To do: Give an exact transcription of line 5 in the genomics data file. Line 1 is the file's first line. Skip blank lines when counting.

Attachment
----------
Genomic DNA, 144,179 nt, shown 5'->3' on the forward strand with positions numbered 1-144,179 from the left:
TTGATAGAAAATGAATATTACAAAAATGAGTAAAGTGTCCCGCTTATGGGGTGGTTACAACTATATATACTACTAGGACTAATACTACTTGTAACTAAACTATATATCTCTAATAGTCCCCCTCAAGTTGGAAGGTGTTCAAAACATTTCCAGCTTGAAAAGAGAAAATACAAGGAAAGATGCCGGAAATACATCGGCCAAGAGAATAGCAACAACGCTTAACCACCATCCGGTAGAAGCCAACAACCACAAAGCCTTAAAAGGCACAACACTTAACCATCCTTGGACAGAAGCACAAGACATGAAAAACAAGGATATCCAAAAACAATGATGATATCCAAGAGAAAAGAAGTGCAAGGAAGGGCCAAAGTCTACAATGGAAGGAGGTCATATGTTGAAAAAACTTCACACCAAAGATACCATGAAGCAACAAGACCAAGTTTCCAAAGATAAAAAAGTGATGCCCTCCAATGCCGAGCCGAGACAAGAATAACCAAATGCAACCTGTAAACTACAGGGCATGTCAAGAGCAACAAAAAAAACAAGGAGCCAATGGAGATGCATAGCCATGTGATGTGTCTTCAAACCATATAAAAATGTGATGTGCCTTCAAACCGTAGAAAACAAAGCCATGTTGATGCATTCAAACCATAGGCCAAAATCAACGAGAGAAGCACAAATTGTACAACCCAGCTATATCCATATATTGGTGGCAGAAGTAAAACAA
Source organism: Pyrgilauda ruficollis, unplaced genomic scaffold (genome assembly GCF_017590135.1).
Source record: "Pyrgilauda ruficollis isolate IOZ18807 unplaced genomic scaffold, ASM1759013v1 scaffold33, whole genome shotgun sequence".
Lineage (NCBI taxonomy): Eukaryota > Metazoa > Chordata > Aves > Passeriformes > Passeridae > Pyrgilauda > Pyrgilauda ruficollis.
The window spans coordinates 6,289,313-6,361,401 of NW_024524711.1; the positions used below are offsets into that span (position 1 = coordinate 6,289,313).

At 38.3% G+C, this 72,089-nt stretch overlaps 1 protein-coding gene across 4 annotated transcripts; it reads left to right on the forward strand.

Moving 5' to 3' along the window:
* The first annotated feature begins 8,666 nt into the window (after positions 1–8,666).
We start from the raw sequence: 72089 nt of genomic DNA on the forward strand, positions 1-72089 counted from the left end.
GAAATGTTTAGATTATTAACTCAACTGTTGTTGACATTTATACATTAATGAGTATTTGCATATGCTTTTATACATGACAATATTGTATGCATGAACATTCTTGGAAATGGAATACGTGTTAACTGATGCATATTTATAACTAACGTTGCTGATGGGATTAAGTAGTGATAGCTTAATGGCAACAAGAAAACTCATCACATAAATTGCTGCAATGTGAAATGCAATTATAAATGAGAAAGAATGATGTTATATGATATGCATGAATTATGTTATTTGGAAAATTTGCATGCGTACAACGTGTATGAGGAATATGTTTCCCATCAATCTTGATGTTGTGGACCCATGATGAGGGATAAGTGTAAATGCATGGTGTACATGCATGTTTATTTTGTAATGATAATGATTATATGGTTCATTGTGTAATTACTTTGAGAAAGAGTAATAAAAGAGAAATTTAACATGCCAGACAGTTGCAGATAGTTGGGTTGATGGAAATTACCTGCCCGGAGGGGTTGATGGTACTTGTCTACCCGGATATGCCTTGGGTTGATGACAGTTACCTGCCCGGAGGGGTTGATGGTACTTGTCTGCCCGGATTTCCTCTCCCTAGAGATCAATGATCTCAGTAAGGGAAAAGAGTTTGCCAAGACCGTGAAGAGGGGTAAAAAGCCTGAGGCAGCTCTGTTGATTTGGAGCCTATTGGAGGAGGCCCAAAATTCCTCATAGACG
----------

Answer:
Lineage (NCBI taxonomy): Eukaryota > Metazoa > Chordata > Aves > Passeriformes > Passeridae > Pyrgilauda > Pyrgilauda ruficollis.